United States

State of the housing market: November 2022

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The facade of the Federal Reserve showing sculptures of eagles and lionheads with ornamental decorations

PayProp’s Property Management Market Report highlights key housing trends with our monthly data roundup. *

Despite the declining health of the housing market over the past several months, rentals seem to be more resilient – good news for property managers. 

  • According to the National Association of Realtors (NAR), the national median single-family existing home sales price in a metropolitan area was $398,500 in Q3 2022, up 8.6% year-over-year from $367,100.
  • NAR reports the South is the US region with the highest year-over-year home price growth (11.9%) as well as the largest share of single-family existing home sales (44%).
  • According to data from Zumper, the national median rent for one-bedrooms decreased 0.8% from September to $1,491 in October. The two-bedroom median rent is also down 0.7% to $1,832. This slowdown broke a 12-month streak of double-digit year-over-year increases – in this metric, the national median rent is up ‘just’ 9.2% over October 2021.
  • But demand for rentals isn’t expected to cool any time soon, thanks in part to the Federal Reserve’s recent interest rate hike of 0.75%. The new 3.75 to 4% target range will cause mortgage rates to increase as well, persuading many prospective homebuyers to stay in their rental units for longer instead of paying high borrowing costs.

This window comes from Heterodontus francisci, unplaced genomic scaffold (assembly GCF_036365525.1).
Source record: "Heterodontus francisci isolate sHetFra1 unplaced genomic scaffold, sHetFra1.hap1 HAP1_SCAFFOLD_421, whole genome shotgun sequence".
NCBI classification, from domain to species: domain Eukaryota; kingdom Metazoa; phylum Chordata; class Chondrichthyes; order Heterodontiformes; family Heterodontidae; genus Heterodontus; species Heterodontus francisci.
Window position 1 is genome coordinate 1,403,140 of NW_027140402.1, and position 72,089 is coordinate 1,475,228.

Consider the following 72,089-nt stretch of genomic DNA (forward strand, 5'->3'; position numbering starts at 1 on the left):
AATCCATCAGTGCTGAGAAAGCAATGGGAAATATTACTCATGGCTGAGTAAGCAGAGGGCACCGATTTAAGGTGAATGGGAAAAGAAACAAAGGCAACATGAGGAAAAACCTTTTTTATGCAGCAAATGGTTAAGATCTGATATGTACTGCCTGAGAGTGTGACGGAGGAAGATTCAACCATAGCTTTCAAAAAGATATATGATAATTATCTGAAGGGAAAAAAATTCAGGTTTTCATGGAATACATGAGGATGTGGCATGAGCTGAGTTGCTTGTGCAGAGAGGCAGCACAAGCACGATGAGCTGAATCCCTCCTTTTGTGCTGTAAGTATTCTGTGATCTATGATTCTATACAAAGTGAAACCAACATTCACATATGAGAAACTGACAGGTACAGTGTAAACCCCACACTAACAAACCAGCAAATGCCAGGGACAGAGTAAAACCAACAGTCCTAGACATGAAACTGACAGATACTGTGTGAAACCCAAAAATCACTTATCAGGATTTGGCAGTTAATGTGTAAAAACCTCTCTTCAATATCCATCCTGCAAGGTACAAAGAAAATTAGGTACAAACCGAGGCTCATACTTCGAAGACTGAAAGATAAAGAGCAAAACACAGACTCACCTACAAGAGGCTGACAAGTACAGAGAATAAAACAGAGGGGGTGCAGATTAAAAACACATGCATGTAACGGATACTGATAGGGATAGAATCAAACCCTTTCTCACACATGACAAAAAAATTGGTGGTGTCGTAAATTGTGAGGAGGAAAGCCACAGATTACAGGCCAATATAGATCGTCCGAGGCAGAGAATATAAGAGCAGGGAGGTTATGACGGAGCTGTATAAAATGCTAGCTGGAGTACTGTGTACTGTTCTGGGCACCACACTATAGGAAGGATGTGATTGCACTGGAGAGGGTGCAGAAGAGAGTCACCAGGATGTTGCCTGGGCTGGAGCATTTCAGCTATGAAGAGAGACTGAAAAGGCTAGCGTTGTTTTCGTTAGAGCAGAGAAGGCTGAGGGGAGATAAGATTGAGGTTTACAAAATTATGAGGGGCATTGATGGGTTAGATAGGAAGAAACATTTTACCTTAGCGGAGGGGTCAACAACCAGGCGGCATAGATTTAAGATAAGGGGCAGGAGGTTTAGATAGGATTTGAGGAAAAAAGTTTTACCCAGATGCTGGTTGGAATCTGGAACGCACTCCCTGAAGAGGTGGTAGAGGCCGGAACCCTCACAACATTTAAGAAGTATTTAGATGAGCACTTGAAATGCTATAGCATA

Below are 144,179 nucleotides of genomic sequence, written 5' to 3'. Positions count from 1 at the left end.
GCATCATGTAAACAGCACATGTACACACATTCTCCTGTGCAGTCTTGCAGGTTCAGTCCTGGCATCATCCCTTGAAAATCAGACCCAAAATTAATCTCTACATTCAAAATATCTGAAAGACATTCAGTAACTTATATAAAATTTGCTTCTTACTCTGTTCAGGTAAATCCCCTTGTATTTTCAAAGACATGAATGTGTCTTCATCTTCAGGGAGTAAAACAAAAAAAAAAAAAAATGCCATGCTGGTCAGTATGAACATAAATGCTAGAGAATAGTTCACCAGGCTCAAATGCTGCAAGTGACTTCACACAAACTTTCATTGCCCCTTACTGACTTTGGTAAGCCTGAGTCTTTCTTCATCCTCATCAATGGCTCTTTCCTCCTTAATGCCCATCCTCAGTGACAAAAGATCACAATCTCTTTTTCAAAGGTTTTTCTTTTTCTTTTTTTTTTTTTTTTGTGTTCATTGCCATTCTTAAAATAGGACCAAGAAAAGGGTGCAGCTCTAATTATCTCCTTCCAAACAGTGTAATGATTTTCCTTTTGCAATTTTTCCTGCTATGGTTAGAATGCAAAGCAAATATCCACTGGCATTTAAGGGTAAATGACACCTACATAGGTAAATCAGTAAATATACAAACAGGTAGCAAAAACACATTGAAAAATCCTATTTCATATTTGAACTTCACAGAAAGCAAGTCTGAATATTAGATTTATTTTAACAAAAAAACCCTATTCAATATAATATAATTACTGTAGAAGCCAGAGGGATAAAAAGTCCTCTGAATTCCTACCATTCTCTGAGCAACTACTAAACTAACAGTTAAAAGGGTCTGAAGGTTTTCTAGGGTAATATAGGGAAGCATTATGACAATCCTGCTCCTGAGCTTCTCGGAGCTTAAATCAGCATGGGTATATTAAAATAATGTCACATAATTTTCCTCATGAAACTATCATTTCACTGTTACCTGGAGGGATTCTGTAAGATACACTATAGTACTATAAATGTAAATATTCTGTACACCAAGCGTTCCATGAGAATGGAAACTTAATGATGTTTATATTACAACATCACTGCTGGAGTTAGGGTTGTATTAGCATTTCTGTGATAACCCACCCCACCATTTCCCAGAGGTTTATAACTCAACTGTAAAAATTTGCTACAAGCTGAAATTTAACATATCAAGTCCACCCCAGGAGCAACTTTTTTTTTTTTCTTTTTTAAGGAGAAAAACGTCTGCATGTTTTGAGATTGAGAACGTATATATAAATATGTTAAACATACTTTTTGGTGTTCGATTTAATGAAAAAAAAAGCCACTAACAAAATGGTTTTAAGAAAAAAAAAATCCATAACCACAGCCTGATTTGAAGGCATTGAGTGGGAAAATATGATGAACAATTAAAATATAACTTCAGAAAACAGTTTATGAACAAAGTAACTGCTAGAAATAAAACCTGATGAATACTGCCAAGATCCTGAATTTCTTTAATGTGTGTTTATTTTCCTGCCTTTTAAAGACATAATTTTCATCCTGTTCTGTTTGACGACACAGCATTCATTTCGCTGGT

• This is supported by the 6.0% national rental vacancy rate in the third quarter of 2022, which is not significantly different from the rate in Q1 (5.8%) or Q2 (5.6%). The 0.9% homeowner vacancy rate remains in line with the past nine quarters.
  • Alongside these robust numbers, the health of the housing market is also largely determined by construction. According to the National Association of Home Builders, builder confidence in the market for newly built single-family homes dropped another five points to 33 in November, continuing an 11-month skid. There were 6.1% fewer single-family housing starts in October than in September – 855,000 versus 911,000. Construction could pick back up in the coming months if the Fed’s rate hike reins in inflation and moderates the costs of building materials, labor, and homes themselves.

* Our curated overview features key housing market indicators, with an emphasis on the single-family rental market.

More housing headlines

JPMorgan aims to acquire $1B in single-family rentals – The Real Deal

Can't beat 'em? Retail investors now backing institutions competing for control of the single-family rental market – Benzinga

Mortgage rates head up and so does demand for rentals – GlobeSt

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